8. Although we found enough Legos to sell on eBay and feed the world, there was a bowl with this collection, carefully set aside:
And tucked neatly next to the bowl were these directions, front and back:
When the two were combined, this was created:
Her first set of hand-drawn Lego Instructions. My husband’s lego-built heart grew ten times that day.
9. When all was said and done, the room was cleaned out, and the carpet installers were on site, I went to move a plastic shelving unit out of her closet. The type with the shelves held together by hollow tubes.
As I picked it up and tilted it, I was showered with her final art installation: hundreds of chestnuts, molded and partially disintegrated.
When the carpet was installed and I went to move the shelves back in, somehow a second batch that had been holed up and waiting for the exact right moment to plan their escape and all came tumbling out, covering the brand. new. carpet. with chestnut dust, particles, and nuts.
She’s a special kid.
Our ultimate load included five garbage bags, a box of trash,
and a giant stack of donate items (I hope someone gets good use out of that first year frame – apologies once more to the gifter.)
We also removed the carpet from the hallway and replaced it with hardwood,
And Ali, who was surprisingly proactive about throwing away or giving away even more than I thought she would, was thrilled with her new carpet, but even more thrilled to have a purged room.
And I was just happy to be done. 184 days later.
For those of you who asked the final tally of what that one cursed toilet flush cost our family, here’s the breakdown:
State Farm originally gave us $3,680 for our troubles.
On three different occasions as the project grew and more damage revealed itself, I spent hours calling, emailing proof, nagging, negotiating, and making them wish they never agreed to insure me to get them to give me more money. I even had my wonderful carpet guy and friend George to call my insurance guy and explain why I needed more of The Farm’s cash. Due to my general pain-in-the-buttedness, State Farm sent me three more payments for a total of an extra $1,798.51.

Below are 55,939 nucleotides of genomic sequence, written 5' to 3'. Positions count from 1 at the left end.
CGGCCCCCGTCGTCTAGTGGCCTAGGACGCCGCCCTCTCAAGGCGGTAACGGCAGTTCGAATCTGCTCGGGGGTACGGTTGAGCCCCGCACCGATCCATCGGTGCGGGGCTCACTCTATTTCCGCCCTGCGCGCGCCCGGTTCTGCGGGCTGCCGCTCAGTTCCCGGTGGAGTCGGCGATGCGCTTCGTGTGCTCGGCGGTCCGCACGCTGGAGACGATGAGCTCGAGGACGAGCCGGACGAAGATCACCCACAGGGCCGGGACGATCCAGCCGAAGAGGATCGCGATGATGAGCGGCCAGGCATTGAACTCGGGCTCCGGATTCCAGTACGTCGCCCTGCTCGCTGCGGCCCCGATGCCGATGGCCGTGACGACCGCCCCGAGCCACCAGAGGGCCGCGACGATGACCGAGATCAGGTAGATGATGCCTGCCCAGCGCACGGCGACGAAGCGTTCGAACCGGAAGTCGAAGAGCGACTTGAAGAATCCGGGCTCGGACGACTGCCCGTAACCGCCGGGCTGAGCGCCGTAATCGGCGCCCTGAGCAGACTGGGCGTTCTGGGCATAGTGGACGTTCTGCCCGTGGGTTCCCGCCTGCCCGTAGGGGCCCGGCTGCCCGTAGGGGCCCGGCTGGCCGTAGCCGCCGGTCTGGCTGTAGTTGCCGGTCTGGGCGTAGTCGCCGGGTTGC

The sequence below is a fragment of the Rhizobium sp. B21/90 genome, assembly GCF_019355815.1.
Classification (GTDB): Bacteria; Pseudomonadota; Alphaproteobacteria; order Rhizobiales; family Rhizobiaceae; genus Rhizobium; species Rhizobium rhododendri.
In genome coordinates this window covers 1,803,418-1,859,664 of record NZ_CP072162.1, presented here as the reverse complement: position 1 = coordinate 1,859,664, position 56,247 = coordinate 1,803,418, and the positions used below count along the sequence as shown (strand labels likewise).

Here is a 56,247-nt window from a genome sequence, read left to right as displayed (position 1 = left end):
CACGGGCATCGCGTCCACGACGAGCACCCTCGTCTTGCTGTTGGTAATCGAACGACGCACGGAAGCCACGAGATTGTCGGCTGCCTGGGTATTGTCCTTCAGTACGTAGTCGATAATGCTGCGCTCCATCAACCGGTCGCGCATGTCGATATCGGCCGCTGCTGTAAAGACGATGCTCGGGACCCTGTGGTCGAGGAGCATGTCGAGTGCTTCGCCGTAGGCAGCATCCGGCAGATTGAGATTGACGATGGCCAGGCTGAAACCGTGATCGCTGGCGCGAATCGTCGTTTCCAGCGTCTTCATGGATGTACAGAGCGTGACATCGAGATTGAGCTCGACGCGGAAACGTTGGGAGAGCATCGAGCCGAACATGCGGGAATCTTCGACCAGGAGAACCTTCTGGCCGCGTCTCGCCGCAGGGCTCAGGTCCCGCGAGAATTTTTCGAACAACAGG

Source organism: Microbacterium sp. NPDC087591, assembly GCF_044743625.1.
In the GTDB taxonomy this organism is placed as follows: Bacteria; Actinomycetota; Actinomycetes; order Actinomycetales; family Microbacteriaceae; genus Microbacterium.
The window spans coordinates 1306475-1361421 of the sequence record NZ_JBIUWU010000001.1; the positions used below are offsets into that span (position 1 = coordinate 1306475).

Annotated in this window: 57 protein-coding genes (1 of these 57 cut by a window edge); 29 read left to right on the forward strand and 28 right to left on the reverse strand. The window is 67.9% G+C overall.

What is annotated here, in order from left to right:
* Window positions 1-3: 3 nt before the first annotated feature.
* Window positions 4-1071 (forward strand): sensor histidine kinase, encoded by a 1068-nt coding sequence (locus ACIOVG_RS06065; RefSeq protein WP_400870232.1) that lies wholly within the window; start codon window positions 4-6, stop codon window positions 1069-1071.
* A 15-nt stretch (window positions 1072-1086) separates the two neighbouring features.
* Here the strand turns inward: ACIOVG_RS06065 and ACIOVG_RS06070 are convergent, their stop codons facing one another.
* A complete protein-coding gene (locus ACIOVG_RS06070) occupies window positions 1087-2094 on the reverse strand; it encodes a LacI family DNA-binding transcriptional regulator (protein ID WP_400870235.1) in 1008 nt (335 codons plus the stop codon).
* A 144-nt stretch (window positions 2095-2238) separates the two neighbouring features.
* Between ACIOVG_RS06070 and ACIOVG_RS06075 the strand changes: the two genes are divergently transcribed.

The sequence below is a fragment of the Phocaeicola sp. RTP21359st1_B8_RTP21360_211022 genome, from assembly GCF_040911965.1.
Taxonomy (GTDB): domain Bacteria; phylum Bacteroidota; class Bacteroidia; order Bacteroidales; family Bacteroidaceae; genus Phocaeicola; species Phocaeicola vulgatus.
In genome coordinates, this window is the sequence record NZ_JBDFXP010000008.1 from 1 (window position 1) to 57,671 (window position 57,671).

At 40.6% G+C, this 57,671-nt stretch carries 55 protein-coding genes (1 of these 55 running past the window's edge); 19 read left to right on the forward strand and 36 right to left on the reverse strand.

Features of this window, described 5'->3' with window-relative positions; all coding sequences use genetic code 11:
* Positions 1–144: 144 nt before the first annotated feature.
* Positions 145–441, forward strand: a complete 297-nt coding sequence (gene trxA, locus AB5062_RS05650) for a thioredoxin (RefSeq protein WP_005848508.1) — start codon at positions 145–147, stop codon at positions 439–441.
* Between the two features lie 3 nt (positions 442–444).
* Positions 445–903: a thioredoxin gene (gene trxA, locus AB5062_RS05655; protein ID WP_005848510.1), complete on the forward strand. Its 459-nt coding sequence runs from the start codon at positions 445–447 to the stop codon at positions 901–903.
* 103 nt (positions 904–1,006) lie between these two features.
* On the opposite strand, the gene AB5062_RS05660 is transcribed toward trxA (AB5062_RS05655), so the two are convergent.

So the total Insurance payout was $5,478.51, which does not include the nine day bill from ServPro for untold oodles of dollars, because State Farm paid them directly.
Our total repairs and upgrades (such as getting a new bath tub while the bathroom was torn out, and getting hardwood in the hallway, an area that State Farm staunchly refused to admit damage but clearly also had ruined carpet) cost $6,352.01.
(This does not include the amount that we spent to go ahead and get the outside of our house painted while we already had multiple workmen coming in and out of our house.)
(And then the amount that we’re spending to finally get sod in our front yard because the house’s new paint job really made the mud pile of a yard look significantly worse.)
So ultimately, we got:
- New bathroom tile, floor and walls
- A new bathtub
- New carpet in one room
- New hardwoods in the hallway
- A kitchen ceiling paint job
for a net of $873.50. And six months and three days of construction hell.
It is not a route I recommend, but I am gravely concerned that my daughter might feel differently.